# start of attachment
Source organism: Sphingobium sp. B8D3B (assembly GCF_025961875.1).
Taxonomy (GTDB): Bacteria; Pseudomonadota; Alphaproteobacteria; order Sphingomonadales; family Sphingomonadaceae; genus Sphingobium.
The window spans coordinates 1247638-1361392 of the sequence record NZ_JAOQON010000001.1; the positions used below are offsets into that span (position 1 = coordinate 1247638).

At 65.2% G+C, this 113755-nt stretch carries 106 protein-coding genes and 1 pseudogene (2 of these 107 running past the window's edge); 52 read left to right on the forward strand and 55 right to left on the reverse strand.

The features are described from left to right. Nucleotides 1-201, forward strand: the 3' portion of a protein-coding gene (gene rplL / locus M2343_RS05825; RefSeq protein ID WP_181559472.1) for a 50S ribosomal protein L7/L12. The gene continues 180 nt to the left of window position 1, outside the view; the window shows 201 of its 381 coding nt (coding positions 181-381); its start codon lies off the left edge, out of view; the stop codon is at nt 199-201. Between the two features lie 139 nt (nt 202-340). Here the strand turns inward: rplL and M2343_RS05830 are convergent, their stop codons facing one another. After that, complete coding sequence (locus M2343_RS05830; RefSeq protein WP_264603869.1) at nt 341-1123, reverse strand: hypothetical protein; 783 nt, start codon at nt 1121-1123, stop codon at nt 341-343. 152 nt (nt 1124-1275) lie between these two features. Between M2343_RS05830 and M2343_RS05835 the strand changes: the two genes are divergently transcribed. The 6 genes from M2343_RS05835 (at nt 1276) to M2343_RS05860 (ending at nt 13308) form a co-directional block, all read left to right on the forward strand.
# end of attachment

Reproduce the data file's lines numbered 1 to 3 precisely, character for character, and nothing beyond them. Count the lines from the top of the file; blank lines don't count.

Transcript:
Source organism: Sphingobium sp. B8D3B (assembly GCF_025961875.1).
Taxonomy (GTDB): Bacteria; Pseudomonadota; Alphaproteobacteria; order Sphingomonadales; family Sphingomonadaceae; genus Sphingobium.
The window spans coordinates 1247638-1361392 of the sequence record NZ_JAOQON010000001.1; the positions used below are offsets into that span (position 1 = coordinate 1247638).